Nonetheless Kurosawa's visual invention and creativity found public favour, and a number of his films had populist themes and subjects. The jidaigeki genre of Historical Fiction had been seen as high art before Kurosawa, with strict attention to detail and setting, but Kurosawa was keen on introducing anachronistic elements, and contemporary sentiments into period movies, making them allegorical and fantastic. For instance Rashomon musical score adapts Maurice Ravel's Bolero, his Samurai films drew inspiration from American Western, and he introduced the concept of adapting Shakespeare to feudal Japan which greatly inspired Shakespeare scholars and producers. Kurosawa's films often pivoted on the conflict between the young and the old, while taking the side of the rebels, misfits and nonconformists, who voice criticism of the past. As Kurosawa grew older however, his vision darkened, culminating in Ran which is considered his bleakest and darkest film.

One of Kurosawa's disappointments was that he never was able to make a Godzilla film, as Toho turned down his requests to do it, fearing that Kurosawa's epic style would completely demolish the usual budget of the franchise.

In 1990, Kurosawa received an Oscar for Lifetime Achievement at the 1990 ceremony. Said award was presented to him by Steven Spielberg and George Lucas and he accepted it in person. Kurosawa was the first Japanese, and first Asian, film-maker to receive the award. He passed away on September 6, 1998 at the age of 88.


  • Uma (1941) - Kurosawa's final production as an assistant director, and he also co-wrote and co-edited the film. Sometimes included in Kurosawa's filmography because he took over most of the production from his mentor and friend Kajiro Yamamoto. Often thought by some to be lost, it actually still exists in a presentable form and was shown in The United States in theaters in the 1980's. It's just awfully difficult to find.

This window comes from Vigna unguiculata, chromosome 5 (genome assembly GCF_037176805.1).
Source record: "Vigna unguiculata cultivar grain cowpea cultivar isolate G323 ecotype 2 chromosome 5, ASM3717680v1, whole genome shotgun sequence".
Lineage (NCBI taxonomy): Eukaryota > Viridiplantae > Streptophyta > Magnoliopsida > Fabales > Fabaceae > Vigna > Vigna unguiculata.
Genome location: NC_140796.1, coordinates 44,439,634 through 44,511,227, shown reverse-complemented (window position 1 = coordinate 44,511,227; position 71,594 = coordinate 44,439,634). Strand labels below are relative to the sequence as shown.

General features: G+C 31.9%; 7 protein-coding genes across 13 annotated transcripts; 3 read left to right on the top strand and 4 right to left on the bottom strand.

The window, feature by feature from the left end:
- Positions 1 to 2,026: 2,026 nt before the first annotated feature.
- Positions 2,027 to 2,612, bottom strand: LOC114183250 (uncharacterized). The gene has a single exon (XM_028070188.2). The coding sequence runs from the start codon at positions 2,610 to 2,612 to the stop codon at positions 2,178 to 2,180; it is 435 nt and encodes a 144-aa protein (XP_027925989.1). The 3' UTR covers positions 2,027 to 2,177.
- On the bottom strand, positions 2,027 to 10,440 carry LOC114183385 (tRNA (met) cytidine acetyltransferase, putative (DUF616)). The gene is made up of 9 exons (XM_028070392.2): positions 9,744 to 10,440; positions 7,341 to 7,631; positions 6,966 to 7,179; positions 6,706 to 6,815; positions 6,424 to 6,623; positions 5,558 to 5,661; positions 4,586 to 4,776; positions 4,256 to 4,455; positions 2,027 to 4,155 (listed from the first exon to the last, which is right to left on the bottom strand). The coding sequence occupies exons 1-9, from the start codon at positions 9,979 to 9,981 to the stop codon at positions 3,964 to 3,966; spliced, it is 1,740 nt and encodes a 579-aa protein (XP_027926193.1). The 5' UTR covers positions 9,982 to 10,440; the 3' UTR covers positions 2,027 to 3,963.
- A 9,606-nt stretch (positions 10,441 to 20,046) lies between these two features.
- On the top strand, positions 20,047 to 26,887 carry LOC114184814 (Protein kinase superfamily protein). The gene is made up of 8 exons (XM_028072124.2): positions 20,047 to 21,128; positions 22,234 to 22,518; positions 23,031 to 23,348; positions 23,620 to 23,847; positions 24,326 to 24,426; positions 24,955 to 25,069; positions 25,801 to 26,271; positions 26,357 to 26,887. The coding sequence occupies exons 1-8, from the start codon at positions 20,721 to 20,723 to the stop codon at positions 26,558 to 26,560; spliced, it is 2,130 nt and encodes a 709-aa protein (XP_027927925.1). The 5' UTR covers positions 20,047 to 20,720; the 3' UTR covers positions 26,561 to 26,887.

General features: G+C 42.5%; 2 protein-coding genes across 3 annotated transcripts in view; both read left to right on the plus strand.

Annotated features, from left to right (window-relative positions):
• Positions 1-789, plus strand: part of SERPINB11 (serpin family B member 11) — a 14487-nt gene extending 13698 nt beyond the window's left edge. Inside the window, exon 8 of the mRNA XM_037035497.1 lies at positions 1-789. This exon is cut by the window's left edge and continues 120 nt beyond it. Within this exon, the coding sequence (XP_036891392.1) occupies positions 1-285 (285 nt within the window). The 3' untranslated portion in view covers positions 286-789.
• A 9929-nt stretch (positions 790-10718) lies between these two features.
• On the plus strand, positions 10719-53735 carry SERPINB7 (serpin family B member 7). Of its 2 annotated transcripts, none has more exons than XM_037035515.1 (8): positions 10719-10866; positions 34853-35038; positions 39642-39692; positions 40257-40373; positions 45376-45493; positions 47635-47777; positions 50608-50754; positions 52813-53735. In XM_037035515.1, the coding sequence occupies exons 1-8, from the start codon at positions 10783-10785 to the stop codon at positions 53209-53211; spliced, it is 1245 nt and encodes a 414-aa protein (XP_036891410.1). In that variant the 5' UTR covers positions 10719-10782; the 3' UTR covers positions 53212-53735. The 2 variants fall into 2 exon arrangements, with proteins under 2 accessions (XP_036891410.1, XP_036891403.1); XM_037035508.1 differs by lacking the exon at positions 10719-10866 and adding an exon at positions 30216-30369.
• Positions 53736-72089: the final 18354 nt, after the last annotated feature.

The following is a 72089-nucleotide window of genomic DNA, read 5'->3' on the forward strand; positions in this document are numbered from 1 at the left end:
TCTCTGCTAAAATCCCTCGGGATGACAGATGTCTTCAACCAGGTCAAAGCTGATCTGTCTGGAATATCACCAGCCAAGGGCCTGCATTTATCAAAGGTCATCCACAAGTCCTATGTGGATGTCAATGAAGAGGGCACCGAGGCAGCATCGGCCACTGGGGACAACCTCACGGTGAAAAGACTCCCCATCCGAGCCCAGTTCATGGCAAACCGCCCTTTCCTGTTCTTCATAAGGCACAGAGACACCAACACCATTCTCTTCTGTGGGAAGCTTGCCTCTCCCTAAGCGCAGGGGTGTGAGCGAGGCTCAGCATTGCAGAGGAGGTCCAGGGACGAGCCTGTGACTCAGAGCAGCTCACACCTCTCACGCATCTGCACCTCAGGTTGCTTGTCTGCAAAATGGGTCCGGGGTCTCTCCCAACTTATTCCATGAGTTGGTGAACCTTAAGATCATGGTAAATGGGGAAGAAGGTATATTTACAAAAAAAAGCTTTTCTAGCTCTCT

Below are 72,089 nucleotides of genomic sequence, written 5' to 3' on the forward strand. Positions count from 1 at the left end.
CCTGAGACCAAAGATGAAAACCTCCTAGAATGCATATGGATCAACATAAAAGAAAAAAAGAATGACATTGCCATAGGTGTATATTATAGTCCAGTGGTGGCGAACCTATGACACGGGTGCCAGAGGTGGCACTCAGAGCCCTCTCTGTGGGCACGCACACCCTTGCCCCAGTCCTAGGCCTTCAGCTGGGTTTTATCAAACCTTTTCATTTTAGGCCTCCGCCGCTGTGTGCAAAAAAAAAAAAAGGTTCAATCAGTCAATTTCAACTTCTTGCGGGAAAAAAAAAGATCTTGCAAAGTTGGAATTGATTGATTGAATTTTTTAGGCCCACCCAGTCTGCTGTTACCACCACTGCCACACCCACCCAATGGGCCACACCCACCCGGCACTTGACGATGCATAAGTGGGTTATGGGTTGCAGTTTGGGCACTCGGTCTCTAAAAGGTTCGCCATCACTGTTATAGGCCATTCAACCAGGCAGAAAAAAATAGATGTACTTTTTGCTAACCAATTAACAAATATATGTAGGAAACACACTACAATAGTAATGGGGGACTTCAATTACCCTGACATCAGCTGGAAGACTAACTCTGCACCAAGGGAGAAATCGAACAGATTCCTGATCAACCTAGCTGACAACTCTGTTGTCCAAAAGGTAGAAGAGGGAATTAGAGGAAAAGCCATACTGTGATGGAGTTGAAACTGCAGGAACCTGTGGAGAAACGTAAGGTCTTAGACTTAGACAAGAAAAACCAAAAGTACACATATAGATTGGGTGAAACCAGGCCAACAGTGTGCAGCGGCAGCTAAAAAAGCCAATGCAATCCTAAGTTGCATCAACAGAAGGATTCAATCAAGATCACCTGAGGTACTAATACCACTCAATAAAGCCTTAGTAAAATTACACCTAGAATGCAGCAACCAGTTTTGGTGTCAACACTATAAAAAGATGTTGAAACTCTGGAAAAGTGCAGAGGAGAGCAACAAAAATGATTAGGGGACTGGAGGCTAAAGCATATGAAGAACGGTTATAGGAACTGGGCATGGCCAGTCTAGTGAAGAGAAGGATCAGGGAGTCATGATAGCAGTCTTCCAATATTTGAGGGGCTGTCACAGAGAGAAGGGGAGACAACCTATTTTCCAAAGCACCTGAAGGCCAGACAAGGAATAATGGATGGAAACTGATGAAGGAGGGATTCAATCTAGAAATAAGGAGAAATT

• Sanshiro Sugata (1943)
  • The Most Beautiful (1944)
  • Sanshiro Sugata Part II (1945)
  • The Men Who Tread on the Tiger's Tail (1945, not released until 1952) - This and the preceding two were propaganda movies that Kurosawa and Shimura were forced to write, direct and star in (respectively) during World War II despite the fact that both were pacifists. They didn't get wide release in America until The Criterion Collection box set AK100 in 2009, mostly because after the war, Kurosawa saw them as an Old Shame (although they all remained in his filmography unlike Those Who Make Tomorrow).
  • No Regrets for Our Youth (1946)
  • Those Who Make Tomorrow (1946) - A co-direction with his mentor Kajiro Yamamoto, Kurosawa was essentially forced to co-direct the film and was so disgusted with it that he left it out of his filmography, which most Western film scholars and Wikipedia also do.
  • One Wonderful Sunday (1947)
  • Drunken Angel (1948)
  • The Quiet Duel (1949)
  • Stray Dog (1949)
  • Scandal
  • Rashomon (1950)
  • The Idiot (1951)
  • Ikiru (1952)
  • Seven Samurai (1954)
  • I Live in Fear (1955)
  • Throne of Blood (1957)
  • The Lower Depths (1957)
  • The Hidden Fortress (1958)
  • The Bad Sleep Well (1960)
  • Yojimbo (1961)
  • Sanjuro (1962)
  • High and Low (1963)
  • Red Beard (1965)
  • Dodes'ka-den (1970)
  • Dersu Uzala (1975) - Adapted from a Russian novel, this is Kurosawa's only non-Japanese language film.
  • Kagemusha (1980)
  • Ran (1985)
  • Akira Kurosawa's Dreams (1990)
  • Rhapsody in August (1991)
  • Madadayo (1993)
  • After the Rain - This film was written by Kurosawa and he planned on directing it, but his 1998 death put a stop to that. It was directed by his friend Takashi Koizumi, and many Kurosawa fans consider After the Rain to be as much a Kurosawa film as it is Koizumi's... Which may be accurate, considering that Kurosawa's pre-production methods were as meticulous as Hitchcock's or Kubrick's. Another one of his scripts that he planned on eventually directing, The Sea is Watching, was made by another director in 2002.
  • Gendai oh Noh (planned for 2010, but official date TBA) - A documentary about Noh Theater that Kurosawa started while waiting for Ran to find funding. Gendai was promptly abandoned once Ran found funding, but Kurosawa always intended to finish it. In honor of the centennial of Kurosawa's birth, the film is being completed and will include Kurosawa's hour-plus of original footage.